DETROIT -- General Motors shares rallied on Tuesday after a Wall Street analyst said the possible sale of a stake in its finance arm, and health care concessions from its leading labor union, could yield a substantial premium to GM shareholders.
Himanshu Patel of J.P. Morgan Securities said in a note to clients the partial sale of GMAC, coupled with "modest health care concessions" from the United Auto Workers union, could yield about $9 per share of value to owners of GM stock.
GM shares finished up 4.1 percent to $35.87 on the New York Stock Exchange, after rising as high as $36.45.
Shares of GM's crosstown rival Ford Motor Co. rose 30 cents, or 2.85 percent, to $10.82.
The gain at Ford came after its rental car unit, Hertz Corp., filed for an initial public offering on Monday. The No. 2 U.S. automaker said it may proceed with the offering or sell Hertz to a third party as a way to shore up its finances.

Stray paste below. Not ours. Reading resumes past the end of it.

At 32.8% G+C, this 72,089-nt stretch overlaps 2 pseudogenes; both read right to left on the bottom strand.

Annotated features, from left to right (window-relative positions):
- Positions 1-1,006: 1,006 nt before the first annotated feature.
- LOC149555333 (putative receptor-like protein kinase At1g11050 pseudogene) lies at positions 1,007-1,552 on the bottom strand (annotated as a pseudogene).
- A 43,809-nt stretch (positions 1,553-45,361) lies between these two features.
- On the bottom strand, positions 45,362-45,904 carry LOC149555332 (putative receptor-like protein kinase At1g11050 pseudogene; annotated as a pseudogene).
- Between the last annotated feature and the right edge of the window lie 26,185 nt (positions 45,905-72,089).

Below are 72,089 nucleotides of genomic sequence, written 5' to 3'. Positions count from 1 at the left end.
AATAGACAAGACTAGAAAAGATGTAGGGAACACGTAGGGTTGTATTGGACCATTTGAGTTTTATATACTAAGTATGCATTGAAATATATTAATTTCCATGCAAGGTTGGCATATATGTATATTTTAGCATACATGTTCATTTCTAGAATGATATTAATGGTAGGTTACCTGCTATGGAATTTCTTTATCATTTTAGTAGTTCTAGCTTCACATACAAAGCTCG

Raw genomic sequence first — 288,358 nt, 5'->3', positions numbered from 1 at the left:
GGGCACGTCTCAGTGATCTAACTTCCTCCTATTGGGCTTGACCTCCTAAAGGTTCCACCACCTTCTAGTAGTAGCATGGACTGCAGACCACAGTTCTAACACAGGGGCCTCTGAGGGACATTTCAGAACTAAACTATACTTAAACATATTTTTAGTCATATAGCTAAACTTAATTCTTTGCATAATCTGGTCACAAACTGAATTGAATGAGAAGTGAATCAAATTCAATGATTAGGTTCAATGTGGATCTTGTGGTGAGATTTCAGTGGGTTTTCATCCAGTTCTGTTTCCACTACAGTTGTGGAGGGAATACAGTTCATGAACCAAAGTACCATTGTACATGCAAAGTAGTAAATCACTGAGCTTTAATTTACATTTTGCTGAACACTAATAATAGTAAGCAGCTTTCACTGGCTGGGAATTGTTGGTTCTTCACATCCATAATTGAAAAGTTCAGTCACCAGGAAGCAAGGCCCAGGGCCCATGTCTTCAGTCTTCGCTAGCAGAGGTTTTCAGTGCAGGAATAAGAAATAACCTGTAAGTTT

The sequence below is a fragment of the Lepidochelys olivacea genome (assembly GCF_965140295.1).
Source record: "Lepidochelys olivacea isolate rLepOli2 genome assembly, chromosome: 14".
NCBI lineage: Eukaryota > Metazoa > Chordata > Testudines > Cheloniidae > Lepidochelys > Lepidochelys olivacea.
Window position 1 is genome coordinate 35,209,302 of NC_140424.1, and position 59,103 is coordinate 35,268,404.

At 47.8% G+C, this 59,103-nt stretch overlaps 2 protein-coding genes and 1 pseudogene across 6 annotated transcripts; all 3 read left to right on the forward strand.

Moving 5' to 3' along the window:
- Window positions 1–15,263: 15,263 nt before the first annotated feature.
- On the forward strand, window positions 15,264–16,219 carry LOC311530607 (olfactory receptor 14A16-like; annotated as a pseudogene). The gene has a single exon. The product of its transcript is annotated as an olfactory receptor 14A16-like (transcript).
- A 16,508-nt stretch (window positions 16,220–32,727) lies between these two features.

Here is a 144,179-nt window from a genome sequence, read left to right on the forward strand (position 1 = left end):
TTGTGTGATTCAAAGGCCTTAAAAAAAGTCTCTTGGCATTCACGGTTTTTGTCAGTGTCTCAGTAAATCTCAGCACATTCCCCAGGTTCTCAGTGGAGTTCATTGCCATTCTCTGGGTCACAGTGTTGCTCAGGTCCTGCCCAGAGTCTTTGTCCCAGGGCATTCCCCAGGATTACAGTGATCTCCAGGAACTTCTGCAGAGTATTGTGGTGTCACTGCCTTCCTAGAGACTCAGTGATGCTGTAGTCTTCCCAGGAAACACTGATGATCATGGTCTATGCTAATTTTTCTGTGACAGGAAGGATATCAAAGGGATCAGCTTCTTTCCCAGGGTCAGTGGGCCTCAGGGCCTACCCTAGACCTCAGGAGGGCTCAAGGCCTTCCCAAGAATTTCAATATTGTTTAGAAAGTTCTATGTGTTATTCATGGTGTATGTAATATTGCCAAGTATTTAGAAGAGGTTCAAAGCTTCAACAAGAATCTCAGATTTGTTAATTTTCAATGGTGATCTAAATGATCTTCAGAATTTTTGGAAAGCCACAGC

GM posted a $1.1 billion first-quarter loss, and it is struggling to reverse U.S. sales and market share declines. Patel said that while it was a high-risk investment, the world's leading automaker "still offers notable upside potential."
GM has said it is in advanced talks to sell a controlling stake in the commercial mortgage finance division of GMAC, but it has not ruled out other possible GMAC spinoffs.
The UAW, meanwhile, said last week that it was willing to work with GM to reduce employee health care expenses, which are expected to grow to $5.6 billion this year.
GM is the nation's leading private provider of health care benefits and has said it urgently needs to reduce health care spending.
Patel has an "overweight" rating on GM shares.
Deutsche Bank analyst Rod Lache, who has "sell" rating on GM, said in a separate research note on Monday that GM's savings from any UAW health care concessions were unlikely to surpass a total of $300 million.
"Unfortunately this equates to less than one year's health care inflation," Lache said.